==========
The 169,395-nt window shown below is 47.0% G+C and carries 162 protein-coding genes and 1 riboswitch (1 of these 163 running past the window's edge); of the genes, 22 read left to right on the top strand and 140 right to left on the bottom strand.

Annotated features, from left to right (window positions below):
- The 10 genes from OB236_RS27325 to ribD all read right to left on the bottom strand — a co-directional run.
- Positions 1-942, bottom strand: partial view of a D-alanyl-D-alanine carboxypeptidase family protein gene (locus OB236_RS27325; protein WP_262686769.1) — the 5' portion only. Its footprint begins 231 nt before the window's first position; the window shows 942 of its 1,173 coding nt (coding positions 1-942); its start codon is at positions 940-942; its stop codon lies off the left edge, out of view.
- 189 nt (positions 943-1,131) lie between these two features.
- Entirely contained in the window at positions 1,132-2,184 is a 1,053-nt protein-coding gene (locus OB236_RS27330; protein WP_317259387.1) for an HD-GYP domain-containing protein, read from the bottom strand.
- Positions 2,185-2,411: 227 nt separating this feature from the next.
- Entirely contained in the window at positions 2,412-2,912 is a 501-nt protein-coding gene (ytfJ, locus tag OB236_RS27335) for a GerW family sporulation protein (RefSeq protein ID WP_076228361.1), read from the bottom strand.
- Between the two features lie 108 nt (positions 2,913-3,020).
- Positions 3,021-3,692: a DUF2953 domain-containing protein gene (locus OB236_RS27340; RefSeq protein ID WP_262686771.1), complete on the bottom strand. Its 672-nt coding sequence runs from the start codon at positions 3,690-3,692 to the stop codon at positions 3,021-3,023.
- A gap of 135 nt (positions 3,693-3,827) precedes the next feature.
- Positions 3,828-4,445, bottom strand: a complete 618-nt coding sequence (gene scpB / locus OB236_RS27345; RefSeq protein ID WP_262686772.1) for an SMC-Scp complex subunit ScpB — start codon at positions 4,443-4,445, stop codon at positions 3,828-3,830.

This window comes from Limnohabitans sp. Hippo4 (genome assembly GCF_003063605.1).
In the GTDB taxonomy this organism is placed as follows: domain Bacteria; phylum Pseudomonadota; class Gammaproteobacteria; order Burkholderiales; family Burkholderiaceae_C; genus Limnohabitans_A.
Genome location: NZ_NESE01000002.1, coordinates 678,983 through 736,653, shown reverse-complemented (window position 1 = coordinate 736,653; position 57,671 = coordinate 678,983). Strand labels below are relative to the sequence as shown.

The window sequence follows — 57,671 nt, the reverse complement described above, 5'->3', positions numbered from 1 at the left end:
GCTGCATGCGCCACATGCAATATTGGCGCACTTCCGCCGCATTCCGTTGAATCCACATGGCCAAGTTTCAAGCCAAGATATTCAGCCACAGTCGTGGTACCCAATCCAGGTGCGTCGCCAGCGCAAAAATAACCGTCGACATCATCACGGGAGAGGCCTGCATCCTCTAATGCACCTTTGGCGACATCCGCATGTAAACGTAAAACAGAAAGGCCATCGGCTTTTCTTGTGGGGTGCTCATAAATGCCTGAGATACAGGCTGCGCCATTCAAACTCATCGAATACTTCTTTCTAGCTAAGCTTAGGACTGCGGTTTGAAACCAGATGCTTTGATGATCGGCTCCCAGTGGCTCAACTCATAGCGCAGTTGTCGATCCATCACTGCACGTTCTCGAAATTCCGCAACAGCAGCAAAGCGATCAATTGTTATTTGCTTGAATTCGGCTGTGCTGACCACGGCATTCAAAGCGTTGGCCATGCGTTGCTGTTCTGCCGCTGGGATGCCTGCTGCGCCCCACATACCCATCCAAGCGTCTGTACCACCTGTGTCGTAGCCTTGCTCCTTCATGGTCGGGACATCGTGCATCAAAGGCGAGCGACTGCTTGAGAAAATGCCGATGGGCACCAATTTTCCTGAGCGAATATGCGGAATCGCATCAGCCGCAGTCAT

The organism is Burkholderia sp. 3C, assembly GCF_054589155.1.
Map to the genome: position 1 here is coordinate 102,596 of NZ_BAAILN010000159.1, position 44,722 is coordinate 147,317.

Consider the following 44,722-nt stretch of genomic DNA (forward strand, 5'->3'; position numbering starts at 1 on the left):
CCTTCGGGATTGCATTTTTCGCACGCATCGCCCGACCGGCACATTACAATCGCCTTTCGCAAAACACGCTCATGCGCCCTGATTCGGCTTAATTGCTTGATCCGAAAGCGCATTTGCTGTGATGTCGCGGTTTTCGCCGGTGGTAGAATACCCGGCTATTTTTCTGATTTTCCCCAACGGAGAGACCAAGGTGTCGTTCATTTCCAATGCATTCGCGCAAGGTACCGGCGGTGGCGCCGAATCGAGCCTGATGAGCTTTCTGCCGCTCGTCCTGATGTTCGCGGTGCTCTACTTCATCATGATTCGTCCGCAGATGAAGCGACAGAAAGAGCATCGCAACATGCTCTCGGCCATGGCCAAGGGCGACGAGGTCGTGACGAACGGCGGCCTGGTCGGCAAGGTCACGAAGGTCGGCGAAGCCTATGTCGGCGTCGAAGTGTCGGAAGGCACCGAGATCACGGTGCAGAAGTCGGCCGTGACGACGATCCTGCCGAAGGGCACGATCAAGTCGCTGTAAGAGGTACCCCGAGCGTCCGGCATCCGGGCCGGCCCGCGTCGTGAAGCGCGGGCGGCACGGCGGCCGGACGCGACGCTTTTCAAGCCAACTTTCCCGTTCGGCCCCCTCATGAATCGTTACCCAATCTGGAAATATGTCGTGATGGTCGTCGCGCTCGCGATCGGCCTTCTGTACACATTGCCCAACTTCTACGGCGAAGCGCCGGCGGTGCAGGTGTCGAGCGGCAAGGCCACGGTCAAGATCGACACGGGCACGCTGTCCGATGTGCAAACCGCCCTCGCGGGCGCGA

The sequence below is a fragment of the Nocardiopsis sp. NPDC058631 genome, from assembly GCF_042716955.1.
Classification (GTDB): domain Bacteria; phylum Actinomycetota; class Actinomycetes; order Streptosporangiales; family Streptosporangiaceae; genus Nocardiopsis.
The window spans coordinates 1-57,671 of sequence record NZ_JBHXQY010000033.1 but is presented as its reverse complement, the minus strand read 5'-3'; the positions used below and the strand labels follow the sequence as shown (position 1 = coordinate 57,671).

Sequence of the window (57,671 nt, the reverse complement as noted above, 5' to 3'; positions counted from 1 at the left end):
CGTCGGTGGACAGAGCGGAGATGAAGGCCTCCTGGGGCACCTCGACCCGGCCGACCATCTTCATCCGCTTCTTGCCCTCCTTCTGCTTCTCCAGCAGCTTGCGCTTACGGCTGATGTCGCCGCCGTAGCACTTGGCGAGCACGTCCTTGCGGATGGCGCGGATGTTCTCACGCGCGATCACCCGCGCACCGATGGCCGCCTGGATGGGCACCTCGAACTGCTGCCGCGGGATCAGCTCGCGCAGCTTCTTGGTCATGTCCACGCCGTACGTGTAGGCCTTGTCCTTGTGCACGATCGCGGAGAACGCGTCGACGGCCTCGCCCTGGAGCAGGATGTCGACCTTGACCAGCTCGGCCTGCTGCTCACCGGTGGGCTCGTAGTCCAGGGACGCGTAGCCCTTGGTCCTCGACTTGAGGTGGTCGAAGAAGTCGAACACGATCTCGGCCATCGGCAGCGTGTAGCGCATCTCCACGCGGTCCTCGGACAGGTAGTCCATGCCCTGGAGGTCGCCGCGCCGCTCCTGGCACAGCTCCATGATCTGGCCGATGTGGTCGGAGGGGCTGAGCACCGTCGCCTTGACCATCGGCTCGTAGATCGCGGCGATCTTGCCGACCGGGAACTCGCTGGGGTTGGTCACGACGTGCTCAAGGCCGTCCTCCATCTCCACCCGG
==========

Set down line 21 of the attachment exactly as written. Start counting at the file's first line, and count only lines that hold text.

CCTTCGGGATTGCATTTTTCGCACGCATCGCCCGACCGGCACATTACAATCGCCTTTCGCAAAACACGCTCATGCGCCCTGATTCGGCTTAATTGCTTGATCCGAAAGCGCATTTGCTGTGATGTCGCGGTTTTCGCCGGTGGTAGAATACCCGGCTATTTTTCTGATTTTCCCCAACGGAGAGACCAAGGTGTCGTTCATTTCCAATGCATTCGCGCAAGGTACCGGCGGTGGCGCCGAATCGAGCCTGATGAGCTTTCTGCCGCTCGTCCTGATGTTCGCGGTGCTCTACTTCATCATGATTCGTCCGCAGATGAAGCGACAGAAAGAGCATCGCAACATGCTCTCGGCCATGGCCAAGGGCGACGAGGTCGTGACGAACGGCGGCCTGGTCGGCAAGGTCACGAAGGTCGGCGAAGCCTATGTCGGCGTCGAAGTGTCGGAAGGCACCGAGATCACGGTGCAGAAGTCGGCCGTGACGACGATCCTGCCGAAGGGCACGATCAAGTCGCTGTAAGAGGTACCCCGAGCGTCCGGCATCCGGGCCGGCCCGCGTCGTGAAGCGCGGGCGGCACGGCGGCCGGACGCGACGCTTTTCAAGCCAACTTTCCCGTTCGGCCCCCTCATGAATCGTTACCCAATCTGGAAATATGTCGTGATGGTCGTCGCGCTCGCGATCGGCCTTCTGTACACATTGCCCAACTTCTACGGCGAAGCGCCGGCGGTGCAGGTGTCGAGCGGCAAGGCCACGGTCAAGATCGACACGGGCACGCTGTCCGATGTGCAAACCGCCCTCGCGGGCGCGA